Teaching Fitness From a Distance
by Lex Rule
For Physical Education classes, many of which usually require face-to-face instruction and physical contact, the transition to online learning may pose even more of a challenge—but it is one PCC instructors are willing to take.
Delia McQueen is the Co-Department Chair of the PE department and has taught multiple classes at PCC including boxing, volleyball, and Zumba. McQueen, who has never taught online classes, will be learning to use D2L and Zoom to do so.
“We are all really willing and capable of making this work. All of the instructors are up for the challenge to help our students and we have tried to get more online PE classes approved [before]. If we are successful, the administration may be more open to online PE.”
Ballroom Dance instructor, Robert Turlington, views the situation as an opportunity to try new things. He hopes that his virtual dance classes over Zoom or Google Hangouts will also act as an additional resource for students to reference in and out of the class. “I’m also looking forward to a more in-depth exploration of the history of ballroom and Latin dancing that we often don’t make time for in our in-person classes,” Turlington said.
Jeffrey Perrault has had two of his PE classes canceled. Disc golf was a late-start class scheduled for this spring term, and Perrault’s TRX Suspension training class, which uses suspension straps anchored into the ceiling, cannot be done remotely because it’s not possible to ensure students can purchase the straps or install them safely at home.
“With the remodel, we’re not going to be able to teach that class for probably a couple of years,” Perrault said.
Perrault’s basketball classes will still be offered remotely until the campus reopens. “This is forcing people to work together even though they’re not next to each other. It’s making teachers better because it’s forcing us to not only be able to teach in person, but we have to be able to send our message online and use our technological knowledge—that’s a great benefit,” Perrault said.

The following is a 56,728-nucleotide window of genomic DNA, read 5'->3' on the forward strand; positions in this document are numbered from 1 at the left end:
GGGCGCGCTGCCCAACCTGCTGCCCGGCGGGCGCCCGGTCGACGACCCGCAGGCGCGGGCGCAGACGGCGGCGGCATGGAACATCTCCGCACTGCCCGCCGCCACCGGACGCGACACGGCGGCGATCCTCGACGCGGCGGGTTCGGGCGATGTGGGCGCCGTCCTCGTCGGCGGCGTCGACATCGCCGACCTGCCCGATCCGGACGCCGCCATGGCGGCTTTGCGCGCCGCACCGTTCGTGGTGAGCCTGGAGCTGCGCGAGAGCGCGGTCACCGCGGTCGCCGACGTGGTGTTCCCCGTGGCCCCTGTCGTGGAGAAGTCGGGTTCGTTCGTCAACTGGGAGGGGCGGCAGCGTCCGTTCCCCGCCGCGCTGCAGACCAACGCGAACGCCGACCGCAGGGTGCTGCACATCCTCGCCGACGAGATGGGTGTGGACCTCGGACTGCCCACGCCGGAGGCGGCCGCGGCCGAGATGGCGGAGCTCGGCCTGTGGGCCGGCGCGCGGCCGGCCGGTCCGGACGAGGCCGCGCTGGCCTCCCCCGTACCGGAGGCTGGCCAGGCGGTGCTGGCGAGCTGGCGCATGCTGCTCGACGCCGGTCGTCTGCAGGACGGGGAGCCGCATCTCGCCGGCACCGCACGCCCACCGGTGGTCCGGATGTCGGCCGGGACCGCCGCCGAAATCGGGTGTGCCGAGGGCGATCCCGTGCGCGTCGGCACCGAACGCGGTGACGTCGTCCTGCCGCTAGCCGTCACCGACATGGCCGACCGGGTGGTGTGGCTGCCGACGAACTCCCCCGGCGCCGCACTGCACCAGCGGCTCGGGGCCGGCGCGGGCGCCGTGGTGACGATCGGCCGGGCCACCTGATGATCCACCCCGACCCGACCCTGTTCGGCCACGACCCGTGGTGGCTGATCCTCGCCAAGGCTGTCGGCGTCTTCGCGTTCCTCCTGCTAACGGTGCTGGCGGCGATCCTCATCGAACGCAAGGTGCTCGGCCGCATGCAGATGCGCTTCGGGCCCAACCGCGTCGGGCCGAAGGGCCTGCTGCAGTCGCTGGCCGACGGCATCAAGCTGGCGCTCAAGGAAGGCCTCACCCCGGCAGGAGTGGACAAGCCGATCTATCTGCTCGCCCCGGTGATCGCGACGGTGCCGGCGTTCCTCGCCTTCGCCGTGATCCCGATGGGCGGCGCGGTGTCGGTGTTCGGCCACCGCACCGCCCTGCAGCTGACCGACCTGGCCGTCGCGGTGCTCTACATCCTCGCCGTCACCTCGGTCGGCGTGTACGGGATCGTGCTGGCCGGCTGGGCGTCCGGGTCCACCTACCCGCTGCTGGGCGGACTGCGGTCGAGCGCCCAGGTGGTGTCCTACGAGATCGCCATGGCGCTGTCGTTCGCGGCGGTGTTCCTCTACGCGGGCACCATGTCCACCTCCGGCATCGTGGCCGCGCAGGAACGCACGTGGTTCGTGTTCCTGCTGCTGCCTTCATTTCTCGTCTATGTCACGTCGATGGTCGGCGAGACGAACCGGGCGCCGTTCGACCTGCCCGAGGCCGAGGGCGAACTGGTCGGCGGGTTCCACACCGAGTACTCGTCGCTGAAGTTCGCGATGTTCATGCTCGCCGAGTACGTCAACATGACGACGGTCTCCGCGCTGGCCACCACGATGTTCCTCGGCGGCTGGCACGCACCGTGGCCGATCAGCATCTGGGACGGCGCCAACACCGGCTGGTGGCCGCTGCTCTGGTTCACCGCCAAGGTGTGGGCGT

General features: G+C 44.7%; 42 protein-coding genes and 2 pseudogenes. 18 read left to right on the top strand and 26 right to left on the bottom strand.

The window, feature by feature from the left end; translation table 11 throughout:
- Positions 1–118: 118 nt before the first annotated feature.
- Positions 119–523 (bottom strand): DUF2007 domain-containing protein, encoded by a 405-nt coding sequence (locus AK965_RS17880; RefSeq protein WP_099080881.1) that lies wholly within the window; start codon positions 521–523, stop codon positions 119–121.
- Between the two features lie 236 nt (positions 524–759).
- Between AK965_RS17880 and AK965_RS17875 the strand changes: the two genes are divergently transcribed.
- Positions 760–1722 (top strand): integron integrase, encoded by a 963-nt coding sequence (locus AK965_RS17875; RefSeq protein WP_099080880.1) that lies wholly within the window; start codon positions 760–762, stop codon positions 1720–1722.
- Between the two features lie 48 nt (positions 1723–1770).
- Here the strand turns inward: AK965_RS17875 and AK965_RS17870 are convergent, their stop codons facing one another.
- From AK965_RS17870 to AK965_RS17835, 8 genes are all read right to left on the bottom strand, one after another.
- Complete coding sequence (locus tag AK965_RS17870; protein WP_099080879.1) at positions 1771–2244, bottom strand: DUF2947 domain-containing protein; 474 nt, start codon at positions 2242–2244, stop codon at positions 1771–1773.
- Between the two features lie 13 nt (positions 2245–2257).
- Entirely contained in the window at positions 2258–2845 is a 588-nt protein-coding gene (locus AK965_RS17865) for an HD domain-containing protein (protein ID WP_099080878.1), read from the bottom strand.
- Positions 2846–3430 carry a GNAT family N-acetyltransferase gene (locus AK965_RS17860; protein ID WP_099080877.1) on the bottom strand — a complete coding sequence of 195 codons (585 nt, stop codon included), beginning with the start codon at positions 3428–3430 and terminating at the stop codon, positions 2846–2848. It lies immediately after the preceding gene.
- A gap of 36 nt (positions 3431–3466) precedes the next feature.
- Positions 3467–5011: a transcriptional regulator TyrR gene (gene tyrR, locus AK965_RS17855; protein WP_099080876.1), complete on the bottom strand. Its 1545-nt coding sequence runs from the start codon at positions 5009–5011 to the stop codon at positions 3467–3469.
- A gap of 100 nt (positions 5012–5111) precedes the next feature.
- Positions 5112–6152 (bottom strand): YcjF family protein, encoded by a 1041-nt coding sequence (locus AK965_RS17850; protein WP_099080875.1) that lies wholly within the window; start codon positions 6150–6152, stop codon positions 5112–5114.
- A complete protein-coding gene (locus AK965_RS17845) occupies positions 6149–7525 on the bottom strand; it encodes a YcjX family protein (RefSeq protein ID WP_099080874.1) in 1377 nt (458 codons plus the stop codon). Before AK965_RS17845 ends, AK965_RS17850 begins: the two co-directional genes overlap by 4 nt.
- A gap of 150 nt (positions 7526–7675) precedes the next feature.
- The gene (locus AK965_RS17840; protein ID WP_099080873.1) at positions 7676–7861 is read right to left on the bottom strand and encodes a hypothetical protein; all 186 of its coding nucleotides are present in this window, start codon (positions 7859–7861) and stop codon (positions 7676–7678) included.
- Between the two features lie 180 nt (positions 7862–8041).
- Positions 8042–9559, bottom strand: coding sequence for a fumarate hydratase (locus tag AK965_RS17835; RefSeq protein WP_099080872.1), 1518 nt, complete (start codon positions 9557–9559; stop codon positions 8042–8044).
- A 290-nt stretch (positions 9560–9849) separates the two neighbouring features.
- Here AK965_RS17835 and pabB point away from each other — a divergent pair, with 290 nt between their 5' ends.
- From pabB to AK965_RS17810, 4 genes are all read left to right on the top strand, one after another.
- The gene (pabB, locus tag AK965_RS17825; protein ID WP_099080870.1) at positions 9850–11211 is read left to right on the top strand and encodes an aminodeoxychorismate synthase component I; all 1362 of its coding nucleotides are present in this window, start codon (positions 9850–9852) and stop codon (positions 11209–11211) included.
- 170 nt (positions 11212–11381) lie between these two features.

However, this optimism also comes with some uncertainty. “There are some unknowns: can we cover all the course outcomes perfectly? How much flexibility do we have in those?” Perrault said.
For Turlington, maintaining a sense of connectedness through his dance class is on the line. “I worry about a lot of my students. I know many of them rely on the class as a safe space to explore, play, and hang out with their friends. Enrollment is [already] down… I’m worried we may have just finished the last ballroom dance class at PCC Sylvania.” Turlington said that if possible, he’d like the class to meet at an in-person dance event at the end of the term to apply what they’ve learned online.
Perrault worries that students may still be hesitant to show-up once the campus reopens, but thinks the yearn for human interaction will encourage attendance. “People are going to miss being with each other. Part of the reason people even come to class is because of the relationship between teacher and student and the relationship between student and student—that’s important to have,” Perrault said.
All of these instructors stress the importance of working together to overcome this difficult time. “Although challenging, this is essential to keep staff and students safe. We all have to make sacrifices but if we embrace the challenge and keep a positive attitude, we will emerge from this better people,” McQueen said.
“This is serious and we need to be prudent,” Turlington said. “You can’t maintain social distance while partner dancing. That doesn’t mean we have to stop living, however. We should seek out virtual social connections and activities where we can find them, reach out to our support network as needed, and remember that we’re all in this together.”